Lawsuits Over Vogtle Delays Settled Along With CB&I Acquisition

Georgia Power Co. said this week that it had settled lawsuits with Westinghouse Electric and Chicago Bridge and Iron (CB&I) over delays at the Vogtle nuclear plant construction project with included protections that prevent future lawsuits dealing with engineering, material procurement and construction.

Georgia Power and other Vogtle co-owners, Oglethorpe Power Corporation, Municipal Electric Authority of Georgia and Dalton Utilities, have agreed to settle all claims, the company said in a statement.

The settlements are to take effect when Westinghouse closes on the acquisition of the nuclear build division of CB&I – a deal that was announced earlier this week, which puts Westinghouse in charge of construction of Votgle, as well as the V.C. Summer plant in Jenkinsville, S.C. , which is owned by Scana, Corporation and Santee Cooper. It also positions Westinghouse to take charge of AP1000 construction projects underway in China.

Georgia Power, meanwhile, which owns 45.7 percent of the Vogtle facility, will pay $350 million out of a settlement of more than $550 million. Oglethorpe Power Corp. will pay $230 million. Smaller shares will be paid by the other owners.

Westinghouse is to pay $229 million for CB&I's nuclear construction division. CB&I, which will maintain some presence in the construction projects, will write off more than $1 billion in losses, while Fluor Corp., in another deal announced this week, will take over construction management for Westinghouse.

The settlements are a substantial reduction from what Westinghouse and CB&I were seeking, which was $1.5 billion.

Tom Fanning, the chief executive officer at Southern Company, which owns Georgia Power, said the settlement amounted to 16 cents on the dollar. But he said the deal “removes a really big overhang from the company.”

Buzz Miller, executive vice president of nuclear development for Georgia Power, said the settlement is “extremely positive for the Vogtle project.” The contractors can now focus on the construction of the plant 100 percent, he said.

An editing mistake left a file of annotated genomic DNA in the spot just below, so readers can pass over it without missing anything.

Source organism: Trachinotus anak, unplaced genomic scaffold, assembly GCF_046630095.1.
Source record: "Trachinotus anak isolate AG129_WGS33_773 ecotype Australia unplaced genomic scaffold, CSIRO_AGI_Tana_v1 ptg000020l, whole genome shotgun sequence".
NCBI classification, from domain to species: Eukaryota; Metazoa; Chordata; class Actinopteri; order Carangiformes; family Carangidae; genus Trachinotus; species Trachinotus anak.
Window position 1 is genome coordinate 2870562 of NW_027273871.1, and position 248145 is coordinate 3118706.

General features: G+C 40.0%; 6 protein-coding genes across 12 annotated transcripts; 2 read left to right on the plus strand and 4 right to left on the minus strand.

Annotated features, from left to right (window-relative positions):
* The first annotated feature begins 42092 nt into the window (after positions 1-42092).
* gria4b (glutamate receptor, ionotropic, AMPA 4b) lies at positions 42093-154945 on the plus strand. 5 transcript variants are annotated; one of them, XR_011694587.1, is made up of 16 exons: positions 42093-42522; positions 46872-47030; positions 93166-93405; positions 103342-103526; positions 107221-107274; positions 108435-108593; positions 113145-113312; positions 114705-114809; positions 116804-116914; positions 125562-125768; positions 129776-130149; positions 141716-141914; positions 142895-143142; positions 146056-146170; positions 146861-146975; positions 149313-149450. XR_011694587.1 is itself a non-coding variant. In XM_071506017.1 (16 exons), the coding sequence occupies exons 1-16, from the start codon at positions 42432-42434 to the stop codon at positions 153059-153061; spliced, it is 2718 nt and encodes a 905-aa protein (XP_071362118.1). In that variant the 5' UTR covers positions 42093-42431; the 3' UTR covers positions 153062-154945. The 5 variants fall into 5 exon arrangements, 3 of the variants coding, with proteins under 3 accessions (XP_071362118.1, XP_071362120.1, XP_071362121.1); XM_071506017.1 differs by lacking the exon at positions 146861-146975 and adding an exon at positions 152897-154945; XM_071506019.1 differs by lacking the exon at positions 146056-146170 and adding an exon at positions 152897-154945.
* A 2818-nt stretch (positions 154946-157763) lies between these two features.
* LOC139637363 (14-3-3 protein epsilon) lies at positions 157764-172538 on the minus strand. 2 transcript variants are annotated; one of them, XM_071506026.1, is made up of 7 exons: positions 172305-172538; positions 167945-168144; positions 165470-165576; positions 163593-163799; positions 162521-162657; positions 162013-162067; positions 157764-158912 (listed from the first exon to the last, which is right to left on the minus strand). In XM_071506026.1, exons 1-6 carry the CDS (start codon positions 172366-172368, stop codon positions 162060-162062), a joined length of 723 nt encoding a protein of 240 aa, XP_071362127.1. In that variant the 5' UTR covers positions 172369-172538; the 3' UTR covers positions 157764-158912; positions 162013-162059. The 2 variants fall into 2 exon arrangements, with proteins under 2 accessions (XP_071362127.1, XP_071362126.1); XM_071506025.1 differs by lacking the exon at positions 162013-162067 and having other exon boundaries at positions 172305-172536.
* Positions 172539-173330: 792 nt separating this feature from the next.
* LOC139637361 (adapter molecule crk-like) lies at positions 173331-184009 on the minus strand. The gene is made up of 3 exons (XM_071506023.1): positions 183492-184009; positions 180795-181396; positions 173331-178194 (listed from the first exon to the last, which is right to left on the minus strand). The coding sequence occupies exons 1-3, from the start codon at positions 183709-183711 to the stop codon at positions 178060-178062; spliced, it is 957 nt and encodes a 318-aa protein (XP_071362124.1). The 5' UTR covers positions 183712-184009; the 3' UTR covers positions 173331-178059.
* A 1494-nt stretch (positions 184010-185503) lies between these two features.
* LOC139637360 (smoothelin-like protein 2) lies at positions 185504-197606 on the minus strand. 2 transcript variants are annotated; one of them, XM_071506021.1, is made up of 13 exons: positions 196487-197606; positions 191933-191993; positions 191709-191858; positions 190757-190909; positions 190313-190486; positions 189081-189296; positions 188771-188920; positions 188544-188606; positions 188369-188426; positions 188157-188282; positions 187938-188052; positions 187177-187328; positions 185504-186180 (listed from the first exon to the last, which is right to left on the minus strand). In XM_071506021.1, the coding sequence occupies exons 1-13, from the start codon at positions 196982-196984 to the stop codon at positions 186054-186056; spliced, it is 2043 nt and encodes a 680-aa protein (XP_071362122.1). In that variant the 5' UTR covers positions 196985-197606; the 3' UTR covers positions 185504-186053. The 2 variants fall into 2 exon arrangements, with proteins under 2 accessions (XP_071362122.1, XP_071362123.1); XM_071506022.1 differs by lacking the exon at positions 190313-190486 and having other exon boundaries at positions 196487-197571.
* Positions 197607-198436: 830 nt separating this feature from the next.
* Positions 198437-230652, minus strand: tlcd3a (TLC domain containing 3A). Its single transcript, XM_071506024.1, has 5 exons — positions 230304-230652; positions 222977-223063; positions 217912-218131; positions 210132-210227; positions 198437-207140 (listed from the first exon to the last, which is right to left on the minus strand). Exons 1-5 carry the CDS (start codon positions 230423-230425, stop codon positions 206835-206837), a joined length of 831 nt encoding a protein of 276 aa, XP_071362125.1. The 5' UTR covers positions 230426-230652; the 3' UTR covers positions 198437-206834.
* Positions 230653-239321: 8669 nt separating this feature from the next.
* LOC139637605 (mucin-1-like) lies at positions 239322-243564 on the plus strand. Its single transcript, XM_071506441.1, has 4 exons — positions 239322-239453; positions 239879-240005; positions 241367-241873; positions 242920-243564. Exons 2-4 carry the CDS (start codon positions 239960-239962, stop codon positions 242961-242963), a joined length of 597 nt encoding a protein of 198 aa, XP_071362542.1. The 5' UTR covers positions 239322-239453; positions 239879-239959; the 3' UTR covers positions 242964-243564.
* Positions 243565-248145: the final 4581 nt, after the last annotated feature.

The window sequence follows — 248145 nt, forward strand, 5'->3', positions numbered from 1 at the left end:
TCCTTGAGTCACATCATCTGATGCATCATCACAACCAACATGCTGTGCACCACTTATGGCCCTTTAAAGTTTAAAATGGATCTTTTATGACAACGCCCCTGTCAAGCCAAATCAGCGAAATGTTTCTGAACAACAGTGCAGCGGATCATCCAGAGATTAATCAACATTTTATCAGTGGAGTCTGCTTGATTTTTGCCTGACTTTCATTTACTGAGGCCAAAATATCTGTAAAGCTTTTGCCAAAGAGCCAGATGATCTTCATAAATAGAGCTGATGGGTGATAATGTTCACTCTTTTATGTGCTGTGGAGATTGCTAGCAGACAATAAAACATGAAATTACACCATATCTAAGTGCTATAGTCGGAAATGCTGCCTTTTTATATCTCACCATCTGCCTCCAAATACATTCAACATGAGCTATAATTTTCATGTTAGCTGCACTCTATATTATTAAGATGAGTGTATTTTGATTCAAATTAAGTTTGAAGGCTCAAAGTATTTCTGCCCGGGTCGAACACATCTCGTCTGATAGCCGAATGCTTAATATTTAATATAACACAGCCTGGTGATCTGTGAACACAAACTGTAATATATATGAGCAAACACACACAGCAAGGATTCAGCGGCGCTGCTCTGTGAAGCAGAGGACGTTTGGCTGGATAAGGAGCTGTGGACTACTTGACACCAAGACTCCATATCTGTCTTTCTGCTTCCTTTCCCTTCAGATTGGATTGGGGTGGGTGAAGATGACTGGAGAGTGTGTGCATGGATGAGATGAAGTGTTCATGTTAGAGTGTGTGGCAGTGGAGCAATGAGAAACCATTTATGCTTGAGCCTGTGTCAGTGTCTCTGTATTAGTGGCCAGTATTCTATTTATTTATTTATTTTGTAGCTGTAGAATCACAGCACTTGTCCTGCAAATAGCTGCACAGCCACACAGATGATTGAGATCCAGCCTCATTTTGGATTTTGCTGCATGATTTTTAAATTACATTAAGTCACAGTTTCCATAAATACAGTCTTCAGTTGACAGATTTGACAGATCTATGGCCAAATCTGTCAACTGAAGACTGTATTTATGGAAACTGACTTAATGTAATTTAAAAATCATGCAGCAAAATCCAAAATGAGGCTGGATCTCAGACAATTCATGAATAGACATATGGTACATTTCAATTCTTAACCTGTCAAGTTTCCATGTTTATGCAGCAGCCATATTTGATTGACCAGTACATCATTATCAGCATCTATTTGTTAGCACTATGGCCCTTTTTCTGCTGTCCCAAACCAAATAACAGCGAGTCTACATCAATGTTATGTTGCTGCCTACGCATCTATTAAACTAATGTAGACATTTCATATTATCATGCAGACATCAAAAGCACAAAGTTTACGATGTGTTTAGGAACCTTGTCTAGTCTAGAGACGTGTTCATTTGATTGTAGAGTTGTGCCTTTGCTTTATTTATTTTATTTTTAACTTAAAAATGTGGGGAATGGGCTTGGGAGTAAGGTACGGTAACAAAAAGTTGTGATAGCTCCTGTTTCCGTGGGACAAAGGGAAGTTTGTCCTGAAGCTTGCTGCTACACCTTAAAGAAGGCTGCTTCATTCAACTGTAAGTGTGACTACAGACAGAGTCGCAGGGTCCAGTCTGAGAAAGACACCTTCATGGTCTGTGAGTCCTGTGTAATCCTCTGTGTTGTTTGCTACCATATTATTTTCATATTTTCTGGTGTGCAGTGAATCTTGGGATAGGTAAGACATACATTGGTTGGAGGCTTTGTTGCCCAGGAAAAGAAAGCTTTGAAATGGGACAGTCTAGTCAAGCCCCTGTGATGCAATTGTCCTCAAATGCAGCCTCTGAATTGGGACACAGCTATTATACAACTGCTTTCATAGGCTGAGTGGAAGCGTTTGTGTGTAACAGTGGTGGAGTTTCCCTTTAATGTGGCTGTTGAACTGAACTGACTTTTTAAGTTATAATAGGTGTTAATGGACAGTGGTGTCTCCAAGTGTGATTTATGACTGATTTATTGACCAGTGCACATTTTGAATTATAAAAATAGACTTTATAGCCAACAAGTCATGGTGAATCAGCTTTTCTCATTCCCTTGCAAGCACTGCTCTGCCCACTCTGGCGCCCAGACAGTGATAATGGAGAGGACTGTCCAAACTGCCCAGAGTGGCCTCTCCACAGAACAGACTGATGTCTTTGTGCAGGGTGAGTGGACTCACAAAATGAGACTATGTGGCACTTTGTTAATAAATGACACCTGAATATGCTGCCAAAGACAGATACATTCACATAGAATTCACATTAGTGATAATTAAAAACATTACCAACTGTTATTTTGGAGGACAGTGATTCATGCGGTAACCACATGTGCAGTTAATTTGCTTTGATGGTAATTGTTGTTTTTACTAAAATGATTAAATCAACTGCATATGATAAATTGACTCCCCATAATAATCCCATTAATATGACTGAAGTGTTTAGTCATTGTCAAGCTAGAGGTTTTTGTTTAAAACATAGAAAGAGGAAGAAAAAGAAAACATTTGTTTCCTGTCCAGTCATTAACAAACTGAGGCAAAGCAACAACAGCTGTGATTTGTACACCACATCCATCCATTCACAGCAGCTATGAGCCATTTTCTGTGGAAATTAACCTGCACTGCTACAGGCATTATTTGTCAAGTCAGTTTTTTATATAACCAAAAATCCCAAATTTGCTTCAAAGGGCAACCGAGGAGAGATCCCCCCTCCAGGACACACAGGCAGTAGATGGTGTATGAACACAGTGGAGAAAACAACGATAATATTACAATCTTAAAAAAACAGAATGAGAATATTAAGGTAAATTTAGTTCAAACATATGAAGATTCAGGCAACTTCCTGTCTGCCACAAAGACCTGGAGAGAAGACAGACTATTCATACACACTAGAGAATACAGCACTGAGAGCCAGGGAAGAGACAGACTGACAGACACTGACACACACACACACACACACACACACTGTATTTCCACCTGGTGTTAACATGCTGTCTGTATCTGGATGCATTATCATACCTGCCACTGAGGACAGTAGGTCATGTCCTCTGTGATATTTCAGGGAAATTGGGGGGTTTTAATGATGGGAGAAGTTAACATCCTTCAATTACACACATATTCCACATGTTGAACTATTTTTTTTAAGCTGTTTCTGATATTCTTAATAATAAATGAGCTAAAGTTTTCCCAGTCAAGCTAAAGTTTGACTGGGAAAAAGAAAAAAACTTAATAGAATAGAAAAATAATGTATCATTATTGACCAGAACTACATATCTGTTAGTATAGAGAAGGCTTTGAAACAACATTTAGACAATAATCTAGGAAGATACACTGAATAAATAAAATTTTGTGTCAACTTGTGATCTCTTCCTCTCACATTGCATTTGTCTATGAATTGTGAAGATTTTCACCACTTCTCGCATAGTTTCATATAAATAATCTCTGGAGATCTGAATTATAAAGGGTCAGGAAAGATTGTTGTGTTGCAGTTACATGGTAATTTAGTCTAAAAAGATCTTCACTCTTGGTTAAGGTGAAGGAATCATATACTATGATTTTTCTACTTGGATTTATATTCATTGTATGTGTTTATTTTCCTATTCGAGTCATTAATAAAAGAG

Georgia Power, said Power Grid International, said it expected its customers' bills would rise about 2.5 percent, covering $350 million of the settlement. Fanning said that total increases would be less than 7 percent, including the 4.5 percent rise already showing up on consumers' bills. State regulators would have to approve the company passing that expense down to consumers.

The dealing also involves the Summer construction project in South Carolina. Scana said its costs would increase by $286 million. Costs for minority owner Santee Cooper will rise by $112 million.

Finally, the wheeling and dealing could impact construction schedules. Georgia Power, however, said the current in-service dates of 2019 for Unit 3 and 2020 for Unit 4 remained intact. The plant expansion “remains the most economic choice for meeting the future energy needs of Georgia,” the company said.

Scana said the contract revisions revises the Guaranteed Substantial Completion Dates for Units 2 and 3 at Summer to August 2019 and 2020, respectively.

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